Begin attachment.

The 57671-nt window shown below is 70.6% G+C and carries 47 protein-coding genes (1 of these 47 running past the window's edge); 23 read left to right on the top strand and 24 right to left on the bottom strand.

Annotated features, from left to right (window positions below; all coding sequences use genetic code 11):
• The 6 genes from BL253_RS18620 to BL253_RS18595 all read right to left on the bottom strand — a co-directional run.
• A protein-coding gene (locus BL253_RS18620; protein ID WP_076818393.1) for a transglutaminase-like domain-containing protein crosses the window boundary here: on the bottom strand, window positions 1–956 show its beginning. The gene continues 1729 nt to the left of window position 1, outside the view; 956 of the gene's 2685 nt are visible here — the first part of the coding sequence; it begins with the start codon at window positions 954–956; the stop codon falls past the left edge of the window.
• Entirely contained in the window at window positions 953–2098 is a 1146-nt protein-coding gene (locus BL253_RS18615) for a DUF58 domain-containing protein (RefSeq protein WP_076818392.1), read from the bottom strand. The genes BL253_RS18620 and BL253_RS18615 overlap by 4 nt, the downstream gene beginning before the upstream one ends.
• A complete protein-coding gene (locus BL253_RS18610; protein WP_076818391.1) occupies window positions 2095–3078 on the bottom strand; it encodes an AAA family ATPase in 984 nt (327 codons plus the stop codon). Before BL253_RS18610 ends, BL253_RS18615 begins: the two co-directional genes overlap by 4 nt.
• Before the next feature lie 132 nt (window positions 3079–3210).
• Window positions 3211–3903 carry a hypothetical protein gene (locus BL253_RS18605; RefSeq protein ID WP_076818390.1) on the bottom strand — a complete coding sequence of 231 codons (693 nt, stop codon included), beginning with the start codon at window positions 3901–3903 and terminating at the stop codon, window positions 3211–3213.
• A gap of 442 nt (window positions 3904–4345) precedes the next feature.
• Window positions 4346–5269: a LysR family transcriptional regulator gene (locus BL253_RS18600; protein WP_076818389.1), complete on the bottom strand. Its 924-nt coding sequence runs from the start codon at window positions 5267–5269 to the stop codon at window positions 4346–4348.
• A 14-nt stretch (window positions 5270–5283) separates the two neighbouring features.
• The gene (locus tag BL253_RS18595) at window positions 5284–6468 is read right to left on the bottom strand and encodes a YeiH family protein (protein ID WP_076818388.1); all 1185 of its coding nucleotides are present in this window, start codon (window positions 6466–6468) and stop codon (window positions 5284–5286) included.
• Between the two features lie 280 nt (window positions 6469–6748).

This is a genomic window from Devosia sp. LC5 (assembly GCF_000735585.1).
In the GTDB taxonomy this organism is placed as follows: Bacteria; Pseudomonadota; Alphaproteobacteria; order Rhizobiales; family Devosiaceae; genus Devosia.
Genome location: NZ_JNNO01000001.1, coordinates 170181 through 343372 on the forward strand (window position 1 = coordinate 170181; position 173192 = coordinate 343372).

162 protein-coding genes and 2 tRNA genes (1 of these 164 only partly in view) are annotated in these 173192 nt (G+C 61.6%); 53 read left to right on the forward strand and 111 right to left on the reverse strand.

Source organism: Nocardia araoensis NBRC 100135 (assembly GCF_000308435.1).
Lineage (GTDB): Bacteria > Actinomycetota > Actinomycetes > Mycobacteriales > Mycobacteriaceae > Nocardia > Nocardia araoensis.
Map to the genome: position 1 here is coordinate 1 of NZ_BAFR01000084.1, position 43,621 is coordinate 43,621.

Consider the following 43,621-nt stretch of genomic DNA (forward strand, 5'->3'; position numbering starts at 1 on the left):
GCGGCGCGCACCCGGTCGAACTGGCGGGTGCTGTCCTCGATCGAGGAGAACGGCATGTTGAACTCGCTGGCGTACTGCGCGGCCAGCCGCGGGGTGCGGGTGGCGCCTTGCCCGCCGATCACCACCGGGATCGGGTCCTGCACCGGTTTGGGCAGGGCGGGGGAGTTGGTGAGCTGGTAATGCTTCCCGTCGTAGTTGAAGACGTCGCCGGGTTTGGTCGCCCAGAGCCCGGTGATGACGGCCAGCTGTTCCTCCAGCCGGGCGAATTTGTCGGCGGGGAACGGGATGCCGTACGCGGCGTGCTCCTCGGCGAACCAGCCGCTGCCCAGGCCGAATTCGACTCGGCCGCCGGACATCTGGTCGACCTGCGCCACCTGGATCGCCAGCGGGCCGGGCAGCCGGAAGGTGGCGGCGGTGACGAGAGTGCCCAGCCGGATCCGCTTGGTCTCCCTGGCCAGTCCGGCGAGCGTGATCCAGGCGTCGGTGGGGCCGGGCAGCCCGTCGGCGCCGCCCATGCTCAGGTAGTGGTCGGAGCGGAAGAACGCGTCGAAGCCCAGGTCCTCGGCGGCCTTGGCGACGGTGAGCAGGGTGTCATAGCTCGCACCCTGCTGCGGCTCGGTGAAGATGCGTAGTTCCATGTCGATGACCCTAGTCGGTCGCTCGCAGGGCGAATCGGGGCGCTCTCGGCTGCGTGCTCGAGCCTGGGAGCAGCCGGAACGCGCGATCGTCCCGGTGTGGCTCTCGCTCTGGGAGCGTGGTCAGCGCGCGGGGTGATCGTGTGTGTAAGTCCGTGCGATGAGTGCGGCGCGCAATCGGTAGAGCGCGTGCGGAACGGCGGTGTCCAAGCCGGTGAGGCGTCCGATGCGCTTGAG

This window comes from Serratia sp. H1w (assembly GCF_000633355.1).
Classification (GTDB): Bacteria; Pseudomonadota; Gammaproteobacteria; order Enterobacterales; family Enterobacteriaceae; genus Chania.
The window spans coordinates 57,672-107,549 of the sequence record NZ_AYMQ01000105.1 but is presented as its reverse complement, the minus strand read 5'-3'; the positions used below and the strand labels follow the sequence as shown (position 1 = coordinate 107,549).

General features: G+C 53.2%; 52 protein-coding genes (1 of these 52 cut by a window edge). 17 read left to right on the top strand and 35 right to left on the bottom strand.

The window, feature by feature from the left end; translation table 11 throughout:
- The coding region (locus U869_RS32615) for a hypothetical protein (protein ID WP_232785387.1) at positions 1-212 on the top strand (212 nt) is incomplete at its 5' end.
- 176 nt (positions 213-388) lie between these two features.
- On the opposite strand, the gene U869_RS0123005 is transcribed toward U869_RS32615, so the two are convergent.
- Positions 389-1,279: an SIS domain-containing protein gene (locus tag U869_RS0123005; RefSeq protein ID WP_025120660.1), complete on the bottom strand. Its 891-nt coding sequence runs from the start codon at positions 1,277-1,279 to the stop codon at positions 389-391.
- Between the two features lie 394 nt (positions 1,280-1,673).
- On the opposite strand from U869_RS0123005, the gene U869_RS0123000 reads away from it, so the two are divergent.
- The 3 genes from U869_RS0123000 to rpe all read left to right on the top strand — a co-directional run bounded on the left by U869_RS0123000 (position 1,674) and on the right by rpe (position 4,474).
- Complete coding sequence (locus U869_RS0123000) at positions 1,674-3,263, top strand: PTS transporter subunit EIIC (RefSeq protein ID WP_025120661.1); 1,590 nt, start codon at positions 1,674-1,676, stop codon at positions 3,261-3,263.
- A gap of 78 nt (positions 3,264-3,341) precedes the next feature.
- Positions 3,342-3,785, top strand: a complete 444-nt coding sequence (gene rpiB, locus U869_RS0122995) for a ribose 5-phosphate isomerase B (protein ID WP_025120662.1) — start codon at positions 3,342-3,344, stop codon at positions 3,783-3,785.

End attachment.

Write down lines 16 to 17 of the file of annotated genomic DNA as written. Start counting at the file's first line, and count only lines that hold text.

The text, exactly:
Genome location: NZ_JNNO01000001.1, coordinates 170181 through 343372 on the forward strand (window position 1 = coordinate 170181; position 173192 = coordinate 343372).

162 protein-coding genes and 2 tRNA genes (1 of these 164 only partly in view) are annotated in these 173192 nt (G+C 61.6%); 53 read left to right on the forward strand and 111 right to left on the reverse strand.